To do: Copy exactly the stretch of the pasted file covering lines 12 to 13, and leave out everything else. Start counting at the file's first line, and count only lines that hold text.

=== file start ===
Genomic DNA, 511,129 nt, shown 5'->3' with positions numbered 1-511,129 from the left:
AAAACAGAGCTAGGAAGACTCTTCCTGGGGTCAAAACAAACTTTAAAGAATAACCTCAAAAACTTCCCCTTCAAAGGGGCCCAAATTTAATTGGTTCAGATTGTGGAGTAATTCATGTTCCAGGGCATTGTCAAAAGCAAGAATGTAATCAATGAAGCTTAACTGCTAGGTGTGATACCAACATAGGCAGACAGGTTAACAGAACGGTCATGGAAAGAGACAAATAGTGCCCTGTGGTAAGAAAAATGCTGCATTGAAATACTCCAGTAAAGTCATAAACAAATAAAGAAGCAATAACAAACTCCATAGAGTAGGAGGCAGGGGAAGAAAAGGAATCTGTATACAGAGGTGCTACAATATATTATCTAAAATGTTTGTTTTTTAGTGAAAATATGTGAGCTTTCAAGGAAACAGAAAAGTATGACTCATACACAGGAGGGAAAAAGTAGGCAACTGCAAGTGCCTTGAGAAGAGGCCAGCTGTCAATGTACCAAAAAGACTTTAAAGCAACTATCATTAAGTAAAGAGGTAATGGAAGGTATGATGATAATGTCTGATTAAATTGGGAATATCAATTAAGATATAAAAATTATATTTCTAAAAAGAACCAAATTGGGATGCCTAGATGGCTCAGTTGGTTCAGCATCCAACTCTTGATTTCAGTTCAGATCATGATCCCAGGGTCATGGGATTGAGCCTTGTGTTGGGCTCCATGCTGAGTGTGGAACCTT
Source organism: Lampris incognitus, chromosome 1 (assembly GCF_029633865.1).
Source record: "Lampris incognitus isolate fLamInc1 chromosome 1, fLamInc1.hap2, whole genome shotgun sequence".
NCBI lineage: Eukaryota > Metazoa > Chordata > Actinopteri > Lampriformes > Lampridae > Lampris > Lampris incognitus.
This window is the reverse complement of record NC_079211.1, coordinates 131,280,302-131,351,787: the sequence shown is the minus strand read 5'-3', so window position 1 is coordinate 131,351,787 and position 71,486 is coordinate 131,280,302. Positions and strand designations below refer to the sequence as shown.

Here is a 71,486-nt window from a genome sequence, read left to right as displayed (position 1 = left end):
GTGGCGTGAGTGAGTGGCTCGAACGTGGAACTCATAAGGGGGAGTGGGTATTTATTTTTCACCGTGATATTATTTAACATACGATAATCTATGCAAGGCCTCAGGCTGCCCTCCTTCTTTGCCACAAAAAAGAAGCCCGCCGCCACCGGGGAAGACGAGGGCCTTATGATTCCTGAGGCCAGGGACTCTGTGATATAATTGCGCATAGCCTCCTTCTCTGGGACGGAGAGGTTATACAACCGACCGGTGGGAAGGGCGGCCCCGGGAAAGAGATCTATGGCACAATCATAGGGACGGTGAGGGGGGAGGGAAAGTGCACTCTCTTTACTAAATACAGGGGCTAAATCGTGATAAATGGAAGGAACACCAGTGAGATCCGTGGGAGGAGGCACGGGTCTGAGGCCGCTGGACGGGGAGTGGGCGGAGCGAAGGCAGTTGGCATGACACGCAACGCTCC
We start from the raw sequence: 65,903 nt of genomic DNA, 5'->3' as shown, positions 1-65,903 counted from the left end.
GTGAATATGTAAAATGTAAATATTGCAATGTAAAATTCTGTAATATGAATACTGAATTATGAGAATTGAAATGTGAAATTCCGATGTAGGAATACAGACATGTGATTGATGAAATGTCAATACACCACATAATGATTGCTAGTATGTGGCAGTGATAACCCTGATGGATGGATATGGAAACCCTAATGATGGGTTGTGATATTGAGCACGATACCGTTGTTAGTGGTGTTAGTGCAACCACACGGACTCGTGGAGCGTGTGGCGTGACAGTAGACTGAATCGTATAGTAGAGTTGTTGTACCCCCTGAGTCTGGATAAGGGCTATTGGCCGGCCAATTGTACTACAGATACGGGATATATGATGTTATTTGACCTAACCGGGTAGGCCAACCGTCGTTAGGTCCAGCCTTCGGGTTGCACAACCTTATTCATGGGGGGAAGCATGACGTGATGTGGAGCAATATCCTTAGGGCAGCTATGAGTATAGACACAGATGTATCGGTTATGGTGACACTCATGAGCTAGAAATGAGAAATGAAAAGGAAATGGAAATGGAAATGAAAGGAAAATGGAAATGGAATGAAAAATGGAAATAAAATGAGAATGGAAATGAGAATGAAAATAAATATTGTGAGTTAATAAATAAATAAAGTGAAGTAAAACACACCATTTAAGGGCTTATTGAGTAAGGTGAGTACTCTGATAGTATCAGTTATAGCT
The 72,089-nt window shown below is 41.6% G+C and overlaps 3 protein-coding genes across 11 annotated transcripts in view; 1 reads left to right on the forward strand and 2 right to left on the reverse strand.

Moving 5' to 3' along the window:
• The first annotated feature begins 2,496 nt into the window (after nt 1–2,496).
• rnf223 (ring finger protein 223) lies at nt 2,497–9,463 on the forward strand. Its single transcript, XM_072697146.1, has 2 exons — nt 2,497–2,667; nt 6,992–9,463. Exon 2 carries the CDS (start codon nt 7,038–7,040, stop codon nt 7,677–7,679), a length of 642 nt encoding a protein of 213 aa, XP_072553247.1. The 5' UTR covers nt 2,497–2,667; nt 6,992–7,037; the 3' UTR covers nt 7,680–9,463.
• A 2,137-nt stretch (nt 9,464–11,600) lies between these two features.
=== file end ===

Moving 5' to 3' along the window:
• The first annotated feature begins 2,496 nt into the window (after nt 1–2,496).